"People talk about how we're in hard times and compare it to the earlier part of the last century, but there were good times too," said Bennett. "We are just hoping to bring back that feeling of working together."
There will also be a "scrap metal drive," reminiscent of the time period.
"During World War II there were scrap metal drives, were people donated pots and pans," said Bennett. "I know a lot of people that talk about getting rid of their broken gold, but never get around to taking it."
Guests are encouraged to bring their own gold and silver that is broken or unwanted, and there will be an appraiser to test the weight and metal. The owner can then be issued a check on the spot for their goods and the museum will receive 15 percent of the proceeds.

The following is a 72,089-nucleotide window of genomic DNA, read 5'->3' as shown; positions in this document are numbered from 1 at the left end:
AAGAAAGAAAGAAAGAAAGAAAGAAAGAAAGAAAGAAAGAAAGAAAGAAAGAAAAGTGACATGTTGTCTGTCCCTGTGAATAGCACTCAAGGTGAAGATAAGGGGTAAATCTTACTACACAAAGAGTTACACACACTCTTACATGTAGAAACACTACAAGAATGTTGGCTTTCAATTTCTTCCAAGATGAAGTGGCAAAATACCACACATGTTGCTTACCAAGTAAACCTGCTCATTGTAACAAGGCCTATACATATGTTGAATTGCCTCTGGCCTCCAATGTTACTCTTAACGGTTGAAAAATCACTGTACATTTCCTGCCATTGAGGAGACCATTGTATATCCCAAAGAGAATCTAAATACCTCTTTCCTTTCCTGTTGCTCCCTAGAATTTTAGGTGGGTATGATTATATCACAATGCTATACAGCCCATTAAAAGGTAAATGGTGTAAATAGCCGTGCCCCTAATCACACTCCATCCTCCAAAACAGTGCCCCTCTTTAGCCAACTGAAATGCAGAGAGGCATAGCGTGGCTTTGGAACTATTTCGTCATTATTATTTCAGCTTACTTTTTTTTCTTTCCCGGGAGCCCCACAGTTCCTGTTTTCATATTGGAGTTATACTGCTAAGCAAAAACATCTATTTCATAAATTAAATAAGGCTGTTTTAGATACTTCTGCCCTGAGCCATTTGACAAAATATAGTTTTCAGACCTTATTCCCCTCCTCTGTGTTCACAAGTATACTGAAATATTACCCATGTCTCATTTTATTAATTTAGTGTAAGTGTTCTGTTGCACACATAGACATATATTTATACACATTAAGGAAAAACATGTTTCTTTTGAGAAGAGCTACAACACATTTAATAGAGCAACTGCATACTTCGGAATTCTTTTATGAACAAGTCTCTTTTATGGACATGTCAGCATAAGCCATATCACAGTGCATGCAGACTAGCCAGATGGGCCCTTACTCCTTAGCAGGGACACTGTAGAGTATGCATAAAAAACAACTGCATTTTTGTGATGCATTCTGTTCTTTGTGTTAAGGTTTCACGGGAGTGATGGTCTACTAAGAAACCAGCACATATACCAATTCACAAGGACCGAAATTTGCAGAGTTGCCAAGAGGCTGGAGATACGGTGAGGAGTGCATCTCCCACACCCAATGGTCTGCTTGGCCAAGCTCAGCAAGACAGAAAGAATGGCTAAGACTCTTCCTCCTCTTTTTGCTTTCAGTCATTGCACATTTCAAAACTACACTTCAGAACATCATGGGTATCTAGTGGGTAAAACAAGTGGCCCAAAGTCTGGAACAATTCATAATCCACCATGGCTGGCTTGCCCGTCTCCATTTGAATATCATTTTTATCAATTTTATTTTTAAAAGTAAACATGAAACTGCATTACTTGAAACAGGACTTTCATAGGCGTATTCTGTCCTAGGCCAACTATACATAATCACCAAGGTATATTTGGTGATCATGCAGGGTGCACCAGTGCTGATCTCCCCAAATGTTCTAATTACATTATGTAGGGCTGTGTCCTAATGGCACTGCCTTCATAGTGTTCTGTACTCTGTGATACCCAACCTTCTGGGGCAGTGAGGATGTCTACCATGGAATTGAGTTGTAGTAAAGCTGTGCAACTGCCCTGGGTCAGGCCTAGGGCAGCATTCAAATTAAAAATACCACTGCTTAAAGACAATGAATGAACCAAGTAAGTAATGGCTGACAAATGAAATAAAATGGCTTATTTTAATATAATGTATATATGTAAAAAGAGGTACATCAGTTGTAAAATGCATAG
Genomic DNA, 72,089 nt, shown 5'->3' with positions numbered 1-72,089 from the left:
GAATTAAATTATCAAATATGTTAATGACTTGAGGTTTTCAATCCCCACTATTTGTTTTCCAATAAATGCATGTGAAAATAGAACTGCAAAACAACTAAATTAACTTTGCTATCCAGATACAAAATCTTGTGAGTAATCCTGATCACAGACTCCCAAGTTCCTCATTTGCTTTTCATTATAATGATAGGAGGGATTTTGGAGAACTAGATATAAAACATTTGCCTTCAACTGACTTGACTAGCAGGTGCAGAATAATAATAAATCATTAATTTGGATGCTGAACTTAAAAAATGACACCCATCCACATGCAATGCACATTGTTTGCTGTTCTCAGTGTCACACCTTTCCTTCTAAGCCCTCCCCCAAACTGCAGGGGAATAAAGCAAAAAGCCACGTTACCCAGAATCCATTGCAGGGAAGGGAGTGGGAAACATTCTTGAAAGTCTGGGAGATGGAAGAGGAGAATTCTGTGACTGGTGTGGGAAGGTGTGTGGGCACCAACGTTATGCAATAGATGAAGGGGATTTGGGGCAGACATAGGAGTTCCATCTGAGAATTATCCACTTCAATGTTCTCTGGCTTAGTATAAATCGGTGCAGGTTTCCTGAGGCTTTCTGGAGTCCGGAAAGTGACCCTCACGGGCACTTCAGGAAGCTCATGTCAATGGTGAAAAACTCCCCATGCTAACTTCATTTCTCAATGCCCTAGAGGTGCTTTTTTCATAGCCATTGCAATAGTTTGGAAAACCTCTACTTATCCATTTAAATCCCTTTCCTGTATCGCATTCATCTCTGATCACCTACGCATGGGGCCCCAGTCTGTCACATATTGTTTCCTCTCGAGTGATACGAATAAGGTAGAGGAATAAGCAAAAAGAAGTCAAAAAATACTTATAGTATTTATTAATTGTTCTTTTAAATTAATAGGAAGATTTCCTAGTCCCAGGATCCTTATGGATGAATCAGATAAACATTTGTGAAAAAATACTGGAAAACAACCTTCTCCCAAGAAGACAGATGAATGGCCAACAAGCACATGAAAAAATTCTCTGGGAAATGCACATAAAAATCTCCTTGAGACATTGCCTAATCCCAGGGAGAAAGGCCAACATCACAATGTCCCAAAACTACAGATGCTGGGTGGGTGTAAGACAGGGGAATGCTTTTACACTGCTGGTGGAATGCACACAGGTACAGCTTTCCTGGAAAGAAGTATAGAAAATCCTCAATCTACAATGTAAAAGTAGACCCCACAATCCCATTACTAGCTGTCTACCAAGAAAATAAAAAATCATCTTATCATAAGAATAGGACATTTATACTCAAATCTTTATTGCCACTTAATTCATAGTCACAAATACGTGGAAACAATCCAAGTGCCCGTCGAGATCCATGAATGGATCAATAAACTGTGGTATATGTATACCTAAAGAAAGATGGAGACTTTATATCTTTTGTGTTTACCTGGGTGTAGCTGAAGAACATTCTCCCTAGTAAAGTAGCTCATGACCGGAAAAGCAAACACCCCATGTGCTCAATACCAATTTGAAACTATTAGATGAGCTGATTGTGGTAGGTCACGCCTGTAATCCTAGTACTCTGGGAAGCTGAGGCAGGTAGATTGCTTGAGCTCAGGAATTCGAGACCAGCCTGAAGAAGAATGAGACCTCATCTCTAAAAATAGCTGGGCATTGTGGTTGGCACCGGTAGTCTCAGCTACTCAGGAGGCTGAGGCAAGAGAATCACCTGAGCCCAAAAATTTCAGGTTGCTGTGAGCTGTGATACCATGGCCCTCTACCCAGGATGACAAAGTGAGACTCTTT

In addition there will also be an auction with a variety of offerings, including an item from Pattersonville Furniture, tickets to the Great Escape, tickets to Howe's Caverns, local sports team items, tickets to Proctors and more.
Bennett said the museum is important because it provides children with hands-on learning activities. She also said it is the economical choice for schools facing cuts.
"We are the only all-traveling children's museum in the country at a time when schools have cut back their funding for field trips," she said. "As a museum that lets the children touch museum items, they get worn and broken. They are being moved all over the Capital Region and being used."
The event will begin on Nov. 11 with roll call at 7 p.m. Tickets cost $25. Reservations can be made by calling 346-1764 or e-mailing firstname.lastname@example.org, through Friday, Nov. 5.
"People can celebrate Veterans Day while helping a small local non-profit that provides services to the schools in the area," she said. "The World War II veterans I know are people that like to have fun.""